Australia has launched its first ever Productivity Commission on mental health – and as far as solutions go, digital health needs to be front and centre.
There was a time in Australia when construction workers didn’t wear hard hats onsite, factory workers had to work 12-hour days, and no one had even heard of an OH&S safety demonstration.
Government regulations and workplaces evolved over the past 100 years for two important reasons – to protect workers and to protect the economy. It simply wasn’t good business to have once productive employees laid up in bed with broken bones or exhaustion – safe and supportive workplaces meant better productivity for companies and a better Australian economy overall.
In 2019, our ‘lucky country’ now has some of the most stringent workplace safety laws in the world. But, the nature of work has changed dramatically in the 104 years since the Australian industrial relations system began. While physical health and safety must always be a primary concern, the mental load workers are placed under in our highly pressurised society is taking a toll – on them, and our economy.
AN INVISIBLE CRISIS
Just last month the World Health Organisation (WHO) estimated that the loss of productivity resulting from depression and anxiety is costing the global economy US $1 trillion each year. Here in Australia, four per cent of our GDP is lost every year due to productivity losses as a result of workers’ mental health issues – that’s at least AU $60 billion!
However, in an extremely welcome and encouraging move, the government has established Australia’s first-ever Productivity Commission to ‘examine the effect of mental health on people’s ability to participate in and prosper in the community and workplace, and the effects it has more generally on our economy and productivity’.
Initial submissions are open until 5 April this year, and I encourage everyone to make their voices and concerns heard during this important process.
But, given the staggering economic impact of mental health on Australia’s economy why has this commission taken so long to be convened? Well, recognising and diagnosing mental health issues is much more difficult than identifying physical hazards in the workplace – we struggle as people to fix what we can’t see. And, importantly, solutions for improving the mental health of employees aren’t as easy to come by as clearly marking fire exits and limiting work hours.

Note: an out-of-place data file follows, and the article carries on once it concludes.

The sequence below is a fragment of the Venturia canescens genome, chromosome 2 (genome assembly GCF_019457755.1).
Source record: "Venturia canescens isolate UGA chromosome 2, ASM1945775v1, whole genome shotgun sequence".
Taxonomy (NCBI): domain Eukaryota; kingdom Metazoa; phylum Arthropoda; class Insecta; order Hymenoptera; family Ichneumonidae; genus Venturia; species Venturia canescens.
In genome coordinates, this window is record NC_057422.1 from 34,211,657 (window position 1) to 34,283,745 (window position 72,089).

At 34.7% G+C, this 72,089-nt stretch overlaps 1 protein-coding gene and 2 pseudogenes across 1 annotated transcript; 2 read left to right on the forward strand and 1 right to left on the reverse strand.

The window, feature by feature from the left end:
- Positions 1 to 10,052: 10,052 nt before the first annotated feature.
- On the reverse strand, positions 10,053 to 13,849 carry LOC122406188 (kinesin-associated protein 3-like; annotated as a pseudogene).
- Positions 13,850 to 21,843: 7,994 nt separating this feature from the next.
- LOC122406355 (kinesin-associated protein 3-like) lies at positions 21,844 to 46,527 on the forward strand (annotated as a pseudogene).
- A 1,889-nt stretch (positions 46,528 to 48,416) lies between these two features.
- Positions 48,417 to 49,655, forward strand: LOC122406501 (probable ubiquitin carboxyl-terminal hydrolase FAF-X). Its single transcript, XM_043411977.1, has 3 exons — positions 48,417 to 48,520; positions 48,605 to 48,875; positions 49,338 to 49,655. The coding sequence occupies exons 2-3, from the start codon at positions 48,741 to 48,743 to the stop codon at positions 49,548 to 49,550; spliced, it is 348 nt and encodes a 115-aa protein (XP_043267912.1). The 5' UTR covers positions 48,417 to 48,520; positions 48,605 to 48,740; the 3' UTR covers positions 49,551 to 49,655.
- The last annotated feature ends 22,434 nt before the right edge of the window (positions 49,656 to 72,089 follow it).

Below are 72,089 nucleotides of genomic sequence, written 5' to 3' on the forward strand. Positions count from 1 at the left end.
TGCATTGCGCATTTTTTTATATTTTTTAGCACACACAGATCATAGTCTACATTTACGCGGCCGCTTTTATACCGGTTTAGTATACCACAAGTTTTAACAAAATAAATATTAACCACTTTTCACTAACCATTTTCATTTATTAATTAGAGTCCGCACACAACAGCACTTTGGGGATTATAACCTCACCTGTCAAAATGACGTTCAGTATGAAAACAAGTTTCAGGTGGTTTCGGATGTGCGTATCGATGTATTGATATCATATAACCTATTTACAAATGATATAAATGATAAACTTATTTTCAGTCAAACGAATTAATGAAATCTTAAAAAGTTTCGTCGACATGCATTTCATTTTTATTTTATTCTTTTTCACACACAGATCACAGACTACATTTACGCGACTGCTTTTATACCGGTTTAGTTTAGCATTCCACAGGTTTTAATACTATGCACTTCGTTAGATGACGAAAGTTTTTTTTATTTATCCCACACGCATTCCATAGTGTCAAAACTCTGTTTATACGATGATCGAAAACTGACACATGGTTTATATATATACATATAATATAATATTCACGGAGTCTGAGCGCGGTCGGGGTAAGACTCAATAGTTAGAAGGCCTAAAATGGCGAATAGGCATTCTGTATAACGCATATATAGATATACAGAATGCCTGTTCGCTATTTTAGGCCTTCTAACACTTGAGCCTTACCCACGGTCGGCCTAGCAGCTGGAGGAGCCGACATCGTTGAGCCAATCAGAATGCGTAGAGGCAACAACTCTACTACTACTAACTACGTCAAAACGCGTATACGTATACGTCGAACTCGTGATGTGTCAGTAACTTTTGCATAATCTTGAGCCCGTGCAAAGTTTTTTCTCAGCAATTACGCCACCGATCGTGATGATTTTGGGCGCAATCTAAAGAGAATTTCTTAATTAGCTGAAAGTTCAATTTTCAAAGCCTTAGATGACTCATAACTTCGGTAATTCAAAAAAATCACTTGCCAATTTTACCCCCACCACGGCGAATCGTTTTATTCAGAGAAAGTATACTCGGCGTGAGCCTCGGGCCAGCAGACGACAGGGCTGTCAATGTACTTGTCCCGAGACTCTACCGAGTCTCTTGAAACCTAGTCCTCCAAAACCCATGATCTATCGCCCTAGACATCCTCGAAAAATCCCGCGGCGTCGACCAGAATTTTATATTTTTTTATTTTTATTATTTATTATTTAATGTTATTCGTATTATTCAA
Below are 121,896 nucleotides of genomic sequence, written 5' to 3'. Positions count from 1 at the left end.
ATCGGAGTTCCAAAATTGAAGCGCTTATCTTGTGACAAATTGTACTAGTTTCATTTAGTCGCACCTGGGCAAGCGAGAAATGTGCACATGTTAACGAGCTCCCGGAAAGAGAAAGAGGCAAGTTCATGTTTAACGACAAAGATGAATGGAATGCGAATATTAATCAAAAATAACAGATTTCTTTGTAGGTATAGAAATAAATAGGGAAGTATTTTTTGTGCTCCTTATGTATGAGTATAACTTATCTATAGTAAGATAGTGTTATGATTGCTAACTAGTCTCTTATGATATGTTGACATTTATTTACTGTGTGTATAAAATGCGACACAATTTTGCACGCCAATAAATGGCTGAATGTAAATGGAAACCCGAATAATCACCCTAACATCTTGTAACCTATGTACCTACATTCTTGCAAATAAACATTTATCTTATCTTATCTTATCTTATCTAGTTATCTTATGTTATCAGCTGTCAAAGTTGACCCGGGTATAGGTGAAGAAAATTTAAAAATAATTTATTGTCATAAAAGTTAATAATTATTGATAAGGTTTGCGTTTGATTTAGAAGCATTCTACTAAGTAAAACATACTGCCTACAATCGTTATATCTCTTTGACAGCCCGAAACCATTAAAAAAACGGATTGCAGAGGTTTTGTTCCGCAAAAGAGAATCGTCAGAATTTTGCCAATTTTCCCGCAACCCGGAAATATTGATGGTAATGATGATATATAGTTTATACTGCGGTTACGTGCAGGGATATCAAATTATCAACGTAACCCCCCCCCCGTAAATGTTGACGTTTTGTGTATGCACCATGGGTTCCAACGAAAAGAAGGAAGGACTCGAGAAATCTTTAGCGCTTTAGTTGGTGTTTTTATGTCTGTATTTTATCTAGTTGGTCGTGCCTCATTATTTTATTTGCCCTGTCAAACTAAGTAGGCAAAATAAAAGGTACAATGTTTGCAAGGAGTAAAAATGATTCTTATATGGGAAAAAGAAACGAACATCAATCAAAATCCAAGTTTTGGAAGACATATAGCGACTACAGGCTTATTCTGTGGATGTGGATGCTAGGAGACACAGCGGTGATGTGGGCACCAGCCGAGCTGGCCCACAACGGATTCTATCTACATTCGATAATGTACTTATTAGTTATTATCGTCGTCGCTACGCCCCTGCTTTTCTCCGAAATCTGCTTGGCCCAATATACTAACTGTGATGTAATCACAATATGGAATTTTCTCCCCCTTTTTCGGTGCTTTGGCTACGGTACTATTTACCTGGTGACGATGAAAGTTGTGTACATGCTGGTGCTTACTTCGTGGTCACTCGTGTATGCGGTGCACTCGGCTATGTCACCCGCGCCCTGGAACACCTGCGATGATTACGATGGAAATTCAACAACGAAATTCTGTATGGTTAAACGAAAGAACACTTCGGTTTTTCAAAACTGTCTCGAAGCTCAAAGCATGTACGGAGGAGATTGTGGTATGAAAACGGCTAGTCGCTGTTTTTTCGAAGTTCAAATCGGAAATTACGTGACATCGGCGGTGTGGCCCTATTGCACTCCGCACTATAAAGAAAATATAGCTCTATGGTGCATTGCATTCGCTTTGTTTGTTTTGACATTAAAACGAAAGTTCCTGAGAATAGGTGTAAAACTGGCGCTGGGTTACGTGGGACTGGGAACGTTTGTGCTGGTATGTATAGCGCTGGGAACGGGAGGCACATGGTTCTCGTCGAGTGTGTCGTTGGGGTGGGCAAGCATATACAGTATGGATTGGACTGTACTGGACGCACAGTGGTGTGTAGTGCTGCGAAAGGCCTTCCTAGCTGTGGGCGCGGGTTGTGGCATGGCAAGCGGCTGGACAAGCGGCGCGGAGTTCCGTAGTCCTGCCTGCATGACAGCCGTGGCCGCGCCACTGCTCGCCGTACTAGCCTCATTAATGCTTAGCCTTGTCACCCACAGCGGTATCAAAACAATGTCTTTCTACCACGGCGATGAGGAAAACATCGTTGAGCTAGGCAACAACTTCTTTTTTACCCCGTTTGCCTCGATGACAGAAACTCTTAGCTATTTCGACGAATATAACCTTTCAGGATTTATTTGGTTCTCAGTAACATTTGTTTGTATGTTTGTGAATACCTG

In 2014, an IBIS report on the Employee Assistance Program (EAP) sector suggested that the usage rate of EAP services in certain industries could be as low as five per cent. The research indicated that employees generally don’t trust EAP services, are concerned about the confidentiality of such programs, and that they are perceived to have a poor quality of care – practitioners are inexperienced, or not well-matched with their clients.
In this environment, many businesses are increasingly looking to alternative solutions. Digital health is easy for employees to access, especially remote workers or those in rural areas, and can be used at their convenience, so after hours or even on weekends.
Most importantly, digital health platforms like Cyber Clinic use sophisticated algorithms to better match practitioners with patients, measure quality of care, and ensure trust and confidentiality are the foundation of all practitioner-patient relationships.
A 2019 report identified that a barrier to using telehealth in Australia was the perception of the loss of the ‘human touch’ aspect of care – only 14 per cent of the population said remote appointments using hologram doctors in their home would have the most impact on improving healthcare today.
But we don’t need to beam doctors into homes or workplaces to see positive outcomes – the digital health platforms that connect patients and practitioners via video can be just the right mix of technological innovation and human care. Digital health can change lives, improve productivity and increase Australia’s GDP, and my hope is that one day mental health support in the workplace will be as clearly visible as a well-marked fire exit.